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Friday, 10/21/2022 12:52:34 PM

Friday, October 21, 2022 12:52:34 PM

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>>> The housing market is in free fall with 'no floor in sight,' and prices could crash 20% in the next year, analyst says

Market Insider

by Brian Evans

October 20, 2022

US home prices have soared over the last decade, but could soon be on their way down.

The housing market will continue to plummet as there's "no floor in sight," according to Pantheon Macroeconomics.

Chief economist Ian Shepherdson wrote in a note Thursday that home prices could fall as much as 20%.

His warning came after existing home sales dropped for an eighth consecutive month, the longest slump since 2007.

The housing market crash has yet to find a bottom, setting up home prices for a steep dive in the year ahead, according to Pantheon Macroeconomics.

"Eight straight declines in sales and no floor in sight," Pantheon chief economist Ian Shepherdson wrote in a note on Thursday.

He added that the cumulative fall in sales from the peak in January is now 27%, "but this is not the floor." Shepherdson also noted that because mortgage rates have climbed to nearly 7%, which has dampened borrowing demand, the result will be a continued decline in home sales until early 2023.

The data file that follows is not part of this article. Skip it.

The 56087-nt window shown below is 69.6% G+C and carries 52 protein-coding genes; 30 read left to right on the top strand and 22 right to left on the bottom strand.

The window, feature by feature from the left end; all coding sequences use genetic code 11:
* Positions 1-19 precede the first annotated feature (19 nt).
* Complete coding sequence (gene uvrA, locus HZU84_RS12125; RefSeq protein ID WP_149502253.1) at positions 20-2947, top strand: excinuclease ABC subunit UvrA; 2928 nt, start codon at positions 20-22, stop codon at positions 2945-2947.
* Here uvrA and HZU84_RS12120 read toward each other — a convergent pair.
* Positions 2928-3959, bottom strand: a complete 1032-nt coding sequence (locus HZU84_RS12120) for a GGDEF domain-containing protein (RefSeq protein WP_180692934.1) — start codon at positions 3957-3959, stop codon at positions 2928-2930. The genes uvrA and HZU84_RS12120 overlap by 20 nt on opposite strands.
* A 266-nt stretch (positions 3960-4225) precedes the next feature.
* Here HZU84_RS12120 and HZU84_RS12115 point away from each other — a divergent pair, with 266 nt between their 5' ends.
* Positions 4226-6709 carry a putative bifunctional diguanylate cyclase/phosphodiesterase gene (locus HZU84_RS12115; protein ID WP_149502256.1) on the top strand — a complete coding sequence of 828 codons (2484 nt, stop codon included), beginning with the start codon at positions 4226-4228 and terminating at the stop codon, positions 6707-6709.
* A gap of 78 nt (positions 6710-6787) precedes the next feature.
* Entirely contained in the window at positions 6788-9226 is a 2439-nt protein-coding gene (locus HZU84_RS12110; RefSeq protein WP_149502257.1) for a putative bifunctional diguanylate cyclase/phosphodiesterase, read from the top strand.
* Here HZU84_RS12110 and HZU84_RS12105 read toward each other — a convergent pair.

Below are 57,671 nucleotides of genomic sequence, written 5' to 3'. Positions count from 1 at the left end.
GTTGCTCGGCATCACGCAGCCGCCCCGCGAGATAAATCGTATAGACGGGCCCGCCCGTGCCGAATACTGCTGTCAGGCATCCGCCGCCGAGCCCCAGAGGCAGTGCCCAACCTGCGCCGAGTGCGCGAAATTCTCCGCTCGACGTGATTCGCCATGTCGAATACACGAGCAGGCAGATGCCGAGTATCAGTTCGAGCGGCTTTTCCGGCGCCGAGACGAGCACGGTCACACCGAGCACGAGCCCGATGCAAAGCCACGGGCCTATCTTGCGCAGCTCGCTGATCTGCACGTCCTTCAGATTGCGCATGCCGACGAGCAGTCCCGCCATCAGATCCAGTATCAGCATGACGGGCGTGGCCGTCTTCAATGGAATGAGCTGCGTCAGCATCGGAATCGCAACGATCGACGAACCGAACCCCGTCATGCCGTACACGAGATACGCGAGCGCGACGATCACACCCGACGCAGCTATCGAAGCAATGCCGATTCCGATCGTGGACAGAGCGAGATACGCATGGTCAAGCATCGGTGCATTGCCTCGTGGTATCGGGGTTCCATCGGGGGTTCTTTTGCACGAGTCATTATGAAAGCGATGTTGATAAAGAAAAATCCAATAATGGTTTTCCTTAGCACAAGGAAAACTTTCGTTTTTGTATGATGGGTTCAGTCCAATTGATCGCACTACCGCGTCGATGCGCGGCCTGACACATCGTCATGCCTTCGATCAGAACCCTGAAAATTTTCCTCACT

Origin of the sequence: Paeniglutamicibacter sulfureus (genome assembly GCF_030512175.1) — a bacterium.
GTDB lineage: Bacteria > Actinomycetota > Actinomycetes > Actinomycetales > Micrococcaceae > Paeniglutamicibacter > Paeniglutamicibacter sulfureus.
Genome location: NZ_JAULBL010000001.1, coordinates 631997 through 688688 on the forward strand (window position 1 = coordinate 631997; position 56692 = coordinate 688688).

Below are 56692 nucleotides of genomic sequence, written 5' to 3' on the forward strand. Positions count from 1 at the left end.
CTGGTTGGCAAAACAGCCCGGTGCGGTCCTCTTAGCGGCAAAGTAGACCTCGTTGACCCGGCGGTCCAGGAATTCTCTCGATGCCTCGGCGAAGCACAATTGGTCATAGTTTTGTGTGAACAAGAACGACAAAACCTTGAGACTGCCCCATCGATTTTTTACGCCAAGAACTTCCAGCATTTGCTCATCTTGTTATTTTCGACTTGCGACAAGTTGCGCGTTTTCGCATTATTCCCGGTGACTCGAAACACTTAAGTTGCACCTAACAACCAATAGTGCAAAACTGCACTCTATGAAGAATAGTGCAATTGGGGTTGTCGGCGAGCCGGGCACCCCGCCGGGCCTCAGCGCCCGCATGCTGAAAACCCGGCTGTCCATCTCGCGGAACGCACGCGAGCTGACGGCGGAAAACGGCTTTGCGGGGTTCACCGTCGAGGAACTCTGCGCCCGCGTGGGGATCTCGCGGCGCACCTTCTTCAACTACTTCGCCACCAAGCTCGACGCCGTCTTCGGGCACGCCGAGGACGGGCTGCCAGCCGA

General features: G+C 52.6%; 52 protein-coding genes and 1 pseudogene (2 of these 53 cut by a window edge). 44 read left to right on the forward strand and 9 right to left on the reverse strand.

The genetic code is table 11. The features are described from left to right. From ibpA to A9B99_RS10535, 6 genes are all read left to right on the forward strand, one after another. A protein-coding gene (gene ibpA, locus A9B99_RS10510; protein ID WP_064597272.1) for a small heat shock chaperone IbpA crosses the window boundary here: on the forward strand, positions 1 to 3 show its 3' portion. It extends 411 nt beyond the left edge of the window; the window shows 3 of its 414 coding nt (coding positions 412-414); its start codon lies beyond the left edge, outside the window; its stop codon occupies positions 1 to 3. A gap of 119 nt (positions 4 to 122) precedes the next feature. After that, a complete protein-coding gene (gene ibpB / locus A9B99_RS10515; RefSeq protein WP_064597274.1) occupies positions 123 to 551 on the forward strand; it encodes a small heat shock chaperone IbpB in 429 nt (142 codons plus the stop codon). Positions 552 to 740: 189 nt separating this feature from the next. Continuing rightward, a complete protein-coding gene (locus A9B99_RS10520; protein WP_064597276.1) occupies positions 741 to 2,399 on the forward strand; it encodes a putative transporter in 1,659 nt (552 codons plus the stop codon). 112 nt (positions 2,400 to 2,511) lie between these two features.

"By that point, sales will have fallen to the incompressible minimum level, where the only people moving home are those with no choice due to job or family circumstances," he predicted. "Discretionary buyers are disappearing rapidly in the face of the near-400bp increase in rates over the past year."

Meanwhile, prices for existing homes have fallen on a sequential basis for three straight months, sending the median price to $384,800 — the lowest since March.

But with mortgage rates rising, even prospective buyers who are looking to downgrade to a cheaper home would face bigger monthly payments, Shepherdson said, providing more incentive to stay put and constraining supply further.

"But prices have to fall substantially in order to restore equilibrium; the supply curve for housing is not flat, so the plunge in demand will drive prices down," he said. "We expect a drop of 15-to-20% over the next year, in order to restore the pre-Covid price-to-income ratio."

The grim outlook follows similarly stark comments from Wharton professor Jeremy Siegel, who said last week that he expected home prices to see the second-worst decline since World War II amid aggressive Fed rate hikes.



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